Breard v. City of Alexandria/Dissent Black

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Dissenting Opinion
Black

United States Supreme Court

341 U.S. 622

Breard  v.  City of Alexandria

 Argued: March 7, 8, 1951. --- Decided: June 4, 1951


Mr. Justice BLACK, with whom Mr. Justice DOUGLAS joins, dissenting.

On May 3, 1943, this Court held that cities and states could not enforce laws which impose flat taxes on the privilege of door-to-door sales of religious literature, Jones v. Opelika, 319 U.S. 103, 63 S.Ct. 890, 87 L.Ed. 1290; Murdock v. Com. of Pennsylvania, 319 U.S. 105, 63 S.Ct. 870, 87 L.Ed. 1292, or which make it unlawful for persons to go from home to home knocking on doors and ringing doorbells to invite occupants to religious, political or other kinds of public meetings. Martin v. Struthers, 319 U.S. 141, 63 S.Ct. 862, 87 L.Ed. 1313. Over strong dissents, these laws were held to invade liberty of speech, press and religion in violation of the First and Fourteenth Amendments. Today a new majority adopts the position of the former dissenters and sustains a city ordinance forbidding door-to-door solicitation of subscriptions to the Saturday Evening Post, Newsweek and other magazines. Since this decision cannot be reconciled with the Jones, Murdock and Martin v. Struthers cases, it seems to me that good judicial practice calls for their forthright overruling. But whether this is done or not, it should be plain that my disagreement with the majority of the Court as now constituted stems basically from a different concept of the reach of the constitutional liberty of the press rather than from any difference of opinion as to what former cases have held.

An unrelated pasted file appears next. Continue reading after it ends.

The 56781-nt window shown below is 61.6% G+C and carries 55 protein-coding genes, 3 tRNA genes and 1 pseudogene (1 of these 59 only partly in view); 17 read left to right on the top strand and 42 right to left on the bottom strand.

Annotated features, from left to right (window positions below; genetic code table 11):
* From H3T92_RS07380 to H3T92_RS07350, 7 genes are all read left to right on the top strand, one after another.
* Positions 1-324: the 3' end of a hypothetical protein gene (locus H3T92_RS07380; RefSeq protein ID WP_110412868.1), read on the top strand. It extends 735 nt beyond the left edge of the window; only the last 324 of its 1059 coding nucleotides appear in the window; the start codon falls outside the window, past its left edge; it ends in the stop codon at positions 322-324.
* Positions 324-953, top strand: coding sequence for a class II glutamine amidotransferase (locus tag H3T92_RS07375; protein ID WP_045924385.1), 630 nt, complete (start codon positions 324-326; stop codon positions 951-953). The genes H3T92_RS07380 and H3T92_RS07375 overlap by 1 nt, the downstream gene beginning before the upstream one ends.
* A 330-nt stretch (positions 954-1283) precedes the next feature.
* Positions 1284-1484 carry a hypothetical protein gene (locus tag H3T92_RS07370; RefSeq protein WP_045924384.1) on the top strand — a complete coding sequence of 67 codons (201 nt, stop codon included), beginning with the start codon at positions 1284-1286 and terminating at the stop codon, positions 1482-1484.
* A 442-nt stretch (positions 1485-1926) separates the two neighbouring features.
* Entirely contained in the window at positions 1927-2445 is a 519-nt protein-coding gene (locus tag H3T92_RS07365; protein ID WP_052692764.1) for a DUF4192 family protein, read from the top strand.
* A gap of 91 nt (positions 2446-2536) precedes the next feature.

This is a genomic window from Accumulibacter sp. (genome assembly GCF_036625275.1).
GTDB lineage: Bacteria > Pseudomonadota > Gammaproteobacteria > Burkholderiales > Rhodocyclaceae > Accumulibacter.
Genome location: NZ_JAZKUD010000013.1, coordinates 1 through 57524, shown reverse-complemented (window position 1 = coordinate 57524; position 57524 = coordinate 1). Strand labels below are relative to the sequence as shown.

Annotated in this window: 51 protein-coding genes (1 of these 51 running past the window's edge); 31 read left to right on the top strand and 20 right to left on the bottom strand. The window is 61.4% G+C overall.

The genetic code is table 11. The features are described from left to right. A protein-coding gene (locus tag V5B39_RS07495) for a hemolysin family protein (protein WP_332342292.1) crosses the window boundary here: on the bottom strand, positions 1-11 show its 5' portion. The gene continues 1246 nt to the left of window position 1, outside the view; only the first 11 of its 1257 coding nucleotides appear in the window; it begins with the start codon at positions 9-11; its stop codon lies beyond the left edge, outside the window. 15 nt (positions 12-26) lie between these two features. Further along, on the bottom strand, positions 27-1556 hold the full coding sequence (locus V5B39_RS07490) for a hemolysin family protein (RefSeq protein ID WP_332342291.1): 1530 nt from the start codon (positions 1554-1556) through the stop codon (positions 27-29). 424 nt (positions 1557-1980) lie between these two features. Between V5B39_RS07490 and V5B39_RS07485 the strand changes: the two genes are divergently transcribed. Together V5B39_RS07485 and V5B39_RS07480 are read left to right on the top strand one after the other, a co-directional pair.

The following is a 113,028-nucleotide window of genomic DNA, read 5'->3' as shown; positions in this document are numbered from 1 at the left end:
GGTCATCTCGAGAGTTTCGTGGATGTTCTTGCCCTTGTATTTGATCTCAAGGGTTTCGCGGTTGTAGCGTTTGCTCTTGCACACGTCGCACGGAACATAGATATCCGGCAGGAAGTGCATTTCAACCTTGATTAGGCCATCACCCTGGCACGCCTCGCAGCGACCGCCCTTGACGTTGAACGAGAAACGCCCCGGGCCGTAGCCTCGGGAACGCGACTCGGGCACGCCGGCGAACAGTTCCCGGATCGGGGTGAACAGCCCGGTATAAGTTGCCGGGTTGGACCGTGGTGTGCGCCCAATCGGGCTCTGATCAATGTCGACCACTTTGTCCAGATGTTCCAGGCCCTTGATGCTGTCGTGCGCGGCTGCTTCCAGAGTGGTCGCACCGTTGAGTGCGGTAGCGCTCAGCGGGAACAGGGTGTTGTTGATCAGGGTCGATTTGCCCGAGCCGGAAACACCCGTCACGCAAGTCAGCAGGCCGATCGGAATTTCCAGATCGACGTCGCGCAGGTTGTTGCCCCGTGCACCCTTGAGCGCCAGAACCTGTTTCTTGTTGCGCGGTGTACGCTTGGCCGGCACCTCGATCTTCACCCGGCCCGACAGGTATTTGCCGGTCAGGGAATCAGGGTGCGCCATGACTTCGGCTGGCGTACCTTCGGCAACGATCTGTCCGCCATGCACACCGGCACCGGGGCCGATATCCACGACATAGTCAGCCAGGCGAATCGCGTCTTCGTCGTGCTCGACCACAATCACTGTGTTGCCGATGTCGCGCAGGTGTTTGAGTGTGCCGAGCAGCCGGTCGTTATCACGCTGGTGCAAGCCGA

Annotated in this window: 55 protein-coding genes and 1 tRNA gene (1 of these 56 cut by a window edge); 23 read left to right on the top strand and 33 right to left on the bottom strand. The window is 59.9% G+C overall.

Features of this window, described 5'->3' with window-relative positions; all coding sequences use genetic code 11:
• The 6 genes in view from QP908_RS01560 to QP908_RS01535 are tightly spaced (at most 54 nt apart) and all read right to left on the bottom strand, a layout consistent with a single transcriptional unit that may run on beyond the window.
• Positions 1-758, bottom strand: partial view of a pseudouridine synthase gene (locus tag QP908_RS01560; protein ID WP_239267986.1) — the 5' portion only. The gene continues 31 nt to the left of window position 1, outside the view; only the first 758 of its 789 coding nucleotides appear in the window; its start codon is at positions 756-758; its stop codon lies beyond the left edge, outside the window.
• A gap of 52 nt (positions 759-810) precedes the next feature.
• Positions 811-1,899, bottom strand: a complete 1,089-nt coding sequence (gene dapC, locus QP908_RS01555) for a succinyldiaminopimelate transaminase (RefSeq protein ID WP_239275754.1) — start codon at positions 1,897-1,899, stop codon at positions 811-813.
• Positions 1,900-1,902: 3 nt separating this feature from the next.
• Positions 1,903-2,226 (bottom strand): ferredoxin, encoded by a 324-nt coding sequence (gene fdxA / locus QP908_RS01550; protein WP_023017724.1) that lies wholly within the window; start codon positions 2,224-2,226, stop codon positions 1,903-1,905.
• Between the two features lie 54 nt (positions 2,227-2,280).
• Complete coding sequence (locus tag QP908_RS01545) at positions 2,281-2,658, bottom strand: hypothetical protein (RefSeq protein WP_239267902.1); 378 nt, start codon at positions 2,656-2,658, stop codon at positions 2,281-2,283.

Today's decision marks a revitalization of the judicial views which prevailed before this Court embraced the philosophy that the First Amendment gives a preferred status to the liberties it protects. I adhere to that preferred position philosophy. It is my belief that the freedom of the people of this Nation cannot survive even a little governmental hobbling of religious or political ideas, whether they be communicated orally or through the press.

The constitutional sanctuary for the press must necessarily include liberty to publish and circulate. In view of our economic system, it must also include freedom to solicit paying subscribers. Of course homeowners can if they wish forbid newsboys, reporters or magazine solicitors to ring their doorbells. But when the homeowner himself has not done this, I believe that the First Amendment, interpreted with due regard for the freedoms it guarantees, bars laws like the present ordinance which punish persons who peacefully go from door to door as agents of the press. [*]

Notes[edit]

This work is in the public domain in the United States because it is a work of the United States federal government (see 17 U.S.C. 105).